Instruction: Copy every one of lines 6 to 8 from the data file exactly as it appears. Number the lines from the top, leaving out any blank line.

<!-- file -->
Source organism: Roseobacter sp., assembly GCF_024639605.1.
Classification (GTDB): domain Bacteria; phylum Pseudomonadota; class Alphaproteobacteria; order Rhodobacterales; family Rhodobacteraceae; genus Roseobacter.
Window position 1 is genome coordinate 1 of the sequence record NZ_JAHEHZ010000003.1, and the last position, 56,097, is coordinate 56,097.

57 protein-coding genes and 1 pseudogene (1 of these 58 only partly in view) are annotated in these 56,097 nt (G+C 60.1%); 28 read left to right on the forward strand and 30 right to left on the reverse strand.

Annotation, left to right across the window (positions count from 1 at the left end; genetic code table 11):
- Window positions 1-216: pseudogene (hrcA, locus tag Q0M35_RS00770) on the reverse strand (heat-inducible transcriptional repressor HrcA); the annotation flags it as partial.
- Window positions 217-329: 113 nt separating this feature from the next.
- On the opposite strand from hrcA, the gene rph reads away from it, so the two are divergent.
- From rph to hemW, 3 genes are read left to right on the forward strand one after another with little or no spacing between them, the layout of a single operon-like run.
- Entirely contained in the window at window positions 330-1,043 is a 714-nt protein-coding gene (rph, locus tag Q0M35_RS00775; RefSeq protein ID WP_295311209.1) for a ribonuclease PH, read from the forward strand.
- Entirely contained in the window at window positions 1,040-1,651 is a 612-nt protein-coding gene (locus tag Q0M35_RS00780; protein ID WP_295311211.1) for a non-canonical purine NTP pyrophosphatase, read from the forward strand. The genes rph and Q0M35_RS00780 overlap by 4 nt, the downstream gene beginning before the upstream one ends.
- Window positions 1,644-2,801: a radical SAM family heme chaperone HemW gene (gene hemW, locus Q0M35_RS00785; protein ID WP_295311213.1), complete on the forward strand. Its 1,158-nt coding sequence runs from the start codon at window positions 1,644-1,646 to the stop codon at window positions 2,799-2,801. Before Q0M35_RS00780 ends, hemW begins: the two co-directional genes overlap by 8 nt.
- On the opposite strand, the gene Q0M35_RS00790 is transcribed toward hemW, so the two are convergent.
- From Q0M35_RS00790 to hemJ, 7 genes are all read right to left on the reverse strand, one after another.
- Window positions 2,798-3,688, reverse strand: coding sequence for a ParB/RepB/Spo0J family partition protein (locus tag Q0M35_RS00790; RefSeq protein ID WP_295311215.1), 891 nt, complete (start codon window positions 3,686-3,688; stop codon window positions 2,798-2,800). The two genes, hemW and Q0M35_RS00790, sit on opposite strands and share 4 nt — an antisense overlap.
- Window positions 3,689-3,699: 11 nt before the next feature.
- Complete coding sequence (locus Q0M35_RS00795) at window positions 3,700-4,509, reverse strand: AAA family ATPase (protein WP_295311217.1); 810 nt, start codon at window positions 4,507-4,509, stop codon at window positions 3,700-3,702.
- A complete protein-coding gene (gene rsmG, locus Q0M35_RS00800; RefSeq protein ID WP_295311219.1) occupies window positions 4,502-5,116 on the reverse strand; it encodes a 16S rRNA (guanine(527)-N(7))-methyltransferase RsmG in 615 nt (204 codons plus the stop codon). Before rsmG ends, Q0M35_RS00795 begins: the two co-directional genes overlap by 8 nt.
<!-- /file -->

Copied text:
- Window positions 1-216: pseudogene (hrcA, locus tag Q0M35_RS00770) on the reverse strand (heat-inducible transcriptional repressor HrcA); the annotation flags it as partial.
- Window positions 217-329: 113 nt separating this feature from the next.
- On the opposite strand from hrcA, the gene rph reads away from it, so the two are divergent.